By Laslo Boyd
Poll after poll shows Governor Larry Hogan with stunningly high approval ratings among Maryland voters.
He had done a skillful job of building on what was widely seen as an upset victory in the 2014 election to position himself as a formidable candidate for reelection in 2018. What are the ingredients of his popularity?
For one, Hogan ran a campaign that took advantage of voter fatigue with eight years of Democratic Gov. Martin O’Malley. Perhaps even more important was the remarkably inept campaign run by Lt. Gov. Anthony Brown.
Rather than run on the positive accomplishments of the prior eight years, Brown ran a timid, apologetic campaign that never offered an effective rebuttal to Hogan’s focus on increased taxes and regulation and a “hostile” business climate.
Additionally, because Hogan’s campaign was light on any specific policy proposals, he was able to take office with a relatively clean slate and an absence of concrete expectations. At the start of his term, there was widespread applause for his moderate, non-confrontational tone even among Democratic legislators.
Maintaining narrow focus
In office, Hogan has maintained the relatively narrow focus of his campaign, emphasizing his desire to roll back taxes and fees and improve the state’s business climate. Under his own authority, without the need for General Assembly approval, he reduced a number of fees, most notably road and bridge tolls. Those actions were highly visible and popular returns to voters even as they undercut the stability of Maryland’s transportation funding.
More significantly, Hogan has painted a political bulls’ eye on Baltimore City as a means of appealing to his conservative constituents in other parts of the state.
His decision to eliminate the Red Line light rail project in the City–although seen by some analysts as the most damaging decision to the economic health of Baltimore in decades–played well in other regions. By calling the project a “boondoggle” when he cancelled it, he reinforced the bias that expenditures for the city are wasteful and even corrupt.
Moreover, the cancellation had the additional political benefit of enabling Hogan to transfer the unused transportation funds to highway projects in other parts of the state. You can certainly expect to see more such reallocations of state resources between now and 2018.
Hogan has also made good use of the attention automatically given to all communications that emanate from the Governor’s Office. He has an active social media effort that enables him to bypass traditional media and connect directly with supporters. His use of Change Maryland, an organization that he originally set up when he ran for office, has continued as a mechanism for getting his message out.
Hogan has also shown real skill in using his platform as governor. While he has certainly had confrontational moments, he gets praise every time he delivers a conciliatory message. Most recently, his State of the State Address was applauded for its bipartisan appeal.
Yet, weeks later on the C4 Show on WBAL radio, he delivered what can only be described as a highly partisan attack. That close juxtaposition of moderate and hostile messaging has happened before and has left observers puzzled about which is the real Larry Hogan.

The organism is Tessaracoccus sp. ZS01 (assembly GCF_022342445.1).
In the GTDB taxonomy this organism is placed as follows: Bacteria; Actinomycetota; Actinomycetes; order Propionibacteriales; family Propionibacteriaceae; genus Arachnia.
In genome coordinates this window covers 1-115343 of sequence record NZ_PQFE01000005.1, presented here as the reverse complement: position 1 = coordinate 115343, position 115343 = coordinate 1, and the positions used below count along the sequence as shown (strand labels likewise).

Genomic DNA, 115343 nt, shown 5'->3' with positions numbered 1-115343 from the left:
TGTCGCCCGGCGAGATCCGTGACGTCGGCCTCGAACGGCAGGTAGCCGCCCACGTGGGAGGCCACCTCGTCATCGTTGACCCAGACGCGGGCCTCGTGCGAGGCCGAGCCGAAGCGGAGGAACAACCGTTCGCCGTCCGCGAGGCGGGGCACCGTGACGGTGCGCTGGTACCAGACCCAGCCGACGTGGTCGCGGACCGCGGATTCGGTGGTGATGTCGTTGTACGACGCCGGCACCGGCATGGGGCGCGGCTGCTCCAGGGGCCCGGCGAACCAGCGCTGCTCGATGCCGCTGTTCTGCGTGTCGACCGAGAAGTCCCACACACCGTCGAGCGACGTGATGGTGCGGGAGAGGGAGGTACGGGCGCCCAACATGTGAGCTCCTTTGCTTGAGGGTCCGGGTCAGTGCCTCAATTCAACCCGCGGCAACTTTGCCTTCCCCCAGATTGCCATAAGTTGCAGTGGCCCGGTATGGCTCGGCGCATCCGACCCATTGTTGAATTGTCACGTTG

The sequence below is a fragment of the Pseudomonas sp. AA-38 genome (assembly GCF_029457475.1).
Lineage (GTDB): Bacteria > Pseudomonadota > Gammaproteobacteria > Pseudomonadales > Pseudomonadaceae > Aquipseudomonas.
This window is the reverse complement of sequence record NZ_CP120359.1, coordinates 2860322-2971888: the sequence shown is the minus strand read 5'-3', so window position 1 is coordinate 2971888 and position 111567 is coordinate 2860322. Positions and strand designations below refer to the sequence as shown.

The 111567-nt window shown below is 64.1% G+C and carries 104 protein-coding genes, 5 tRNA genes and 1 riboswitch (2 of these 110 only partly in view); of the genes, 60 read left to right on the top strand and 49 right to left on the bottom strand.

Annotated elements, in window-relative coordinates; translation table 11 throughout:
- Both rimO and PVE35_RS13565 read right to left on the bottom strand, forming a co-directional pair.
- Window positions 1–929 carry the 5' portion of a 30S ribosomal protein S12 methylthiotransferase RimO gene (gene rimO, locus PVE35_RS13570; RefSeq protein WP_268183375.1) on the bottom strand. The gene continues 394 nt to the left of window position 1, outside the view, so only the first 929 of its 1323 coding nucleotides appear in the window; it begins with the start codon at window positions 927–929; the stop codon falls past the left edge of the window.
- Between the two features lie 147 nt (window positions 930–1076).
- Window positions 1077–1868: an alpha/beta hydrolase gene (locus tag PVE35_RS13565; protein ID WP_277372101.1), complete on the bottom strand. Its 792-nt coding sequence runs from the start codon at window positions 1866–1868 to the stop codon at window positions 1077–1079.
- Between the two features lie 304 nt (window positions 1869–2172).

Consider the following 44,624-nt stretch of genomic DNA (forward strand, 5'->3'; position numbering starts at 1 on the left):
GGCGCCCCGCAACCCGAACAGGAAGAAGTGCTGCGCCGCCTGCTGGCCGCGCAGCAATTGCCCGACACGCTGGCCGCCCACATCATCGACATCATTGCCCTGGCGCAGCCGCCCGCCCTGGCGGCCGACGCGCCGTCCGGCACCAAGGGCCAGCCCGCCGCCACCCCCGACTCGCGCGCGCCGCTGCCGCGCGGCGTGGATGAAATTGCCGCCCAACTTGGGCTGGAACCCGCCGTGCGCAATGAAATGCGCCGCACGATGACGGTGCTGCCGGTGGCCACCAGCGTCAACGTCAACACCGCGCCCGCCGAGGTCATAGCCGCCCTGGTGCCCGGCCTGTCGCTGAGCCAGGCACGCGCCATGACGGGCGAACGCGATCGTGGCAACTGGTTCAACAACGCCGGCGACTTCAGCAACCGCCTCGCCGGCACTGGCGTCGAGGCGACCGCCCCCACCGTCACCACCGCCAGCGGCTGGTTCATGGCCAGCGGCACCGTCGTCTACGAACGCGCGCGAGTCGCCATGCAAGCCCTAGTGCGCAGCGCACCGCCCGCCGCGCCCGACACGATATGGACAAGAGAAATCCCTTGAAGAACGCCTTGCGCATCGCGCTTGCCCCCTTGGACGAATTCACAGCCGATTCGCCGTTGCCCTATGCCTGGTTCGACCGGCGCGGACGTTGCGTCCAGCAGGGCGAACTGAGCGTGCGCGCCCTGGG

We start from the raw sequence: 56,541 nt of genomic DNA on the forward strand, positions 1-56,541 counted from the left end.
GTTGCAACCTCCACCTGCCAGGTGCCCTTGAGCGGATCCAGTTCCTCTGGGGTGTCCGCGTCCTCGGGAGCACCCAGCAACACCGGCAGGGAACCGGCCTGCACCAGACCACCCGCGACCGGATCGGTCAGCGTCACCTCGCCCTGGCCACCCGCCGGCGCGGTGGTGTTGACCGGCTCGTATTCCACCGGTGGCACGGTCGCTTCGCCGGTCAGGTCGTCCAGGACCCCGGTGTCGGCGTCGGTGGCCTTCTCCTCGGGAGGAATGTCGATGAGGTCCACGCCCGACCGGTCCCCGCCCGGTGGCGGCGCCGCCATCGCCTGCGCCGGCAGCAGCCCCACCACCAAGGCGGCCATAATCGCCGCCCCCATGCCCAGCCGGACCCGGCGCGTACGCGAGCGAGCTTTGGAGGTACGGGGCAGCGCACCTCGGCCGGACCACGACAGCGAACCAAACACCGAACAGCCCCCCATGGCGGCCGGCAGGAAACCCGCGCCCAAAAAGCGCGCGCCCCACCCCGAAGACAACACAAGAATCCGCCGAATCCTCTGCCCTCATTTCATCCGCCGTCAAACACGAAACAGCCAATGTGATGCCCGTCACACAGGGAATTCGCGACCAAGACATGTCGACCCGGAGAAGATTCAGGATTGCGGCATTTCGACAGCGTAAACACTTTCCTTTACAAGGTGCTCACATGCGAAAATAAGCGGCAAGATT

The answer can probably be best explained by using the words of Republican presidential candidate Marco Rubio. To paraphrase the Florida Senator, Larry Hogan knows exactly what he is doing.
He knows what he is doing
In terms of popularity and positioning for the 2018 election, Hogan is very pleased to be seen as fighting with the Democratic leaders of the General Assembly. Legislators are not well understood by most members of the public and make an easy foil for a popular chief executive.
In Hogan’s view, Senate President Mike Miller and House Speaker Mike Busch are going to put up obstacles to his reelection anyway, so why wait to engage them in a public dispute.
You could certainly argue that a fight with powerful legislative leaders will make it difficult for Hogan to get much of his policy agenda passed, but he probably does not see that as a real problem.
First of all, Hogan undoubtedly believes that Miller and Busch would make it difficult for him under any circumstances. More significantly, however, Hogan really does not have an ambitious legislative agenda anyway.
As he noted in his radio interview, Hogan can hardly wait for the end of the General Assembly session so he can govern the state without the interference of the legislature. For one, he will continue to take whatever actions he can under his administrative authority, most notably in the realm of reducing bureaucratic regulations.
Second, he will use the Board of Public Works to push other decisions, knowing that at this point Comptroller Peter Franchot looks like close to an automatic vote for anything Hogan proposes.
Engineering a standoff
The third part of the Hogan strategy is actually the most important. The governor will propose tax reductions in the near certainty that the General Assembly will reject them. The standoff will form the foundation of his reelection platform and his call for the election of more Republicans to the General Assembly.
So far, Larry Hogan has been very successful in devising and implementing a political strategy that places him in a strong position for the next election. Democrats have the challenge of figuring out an approach for dealing with Hogan that is more than obstructing his public objectives and avoids falling into the trap he has set for them.
This may be the greatest challenge that Miller and Busch have faced in their many years of leadership.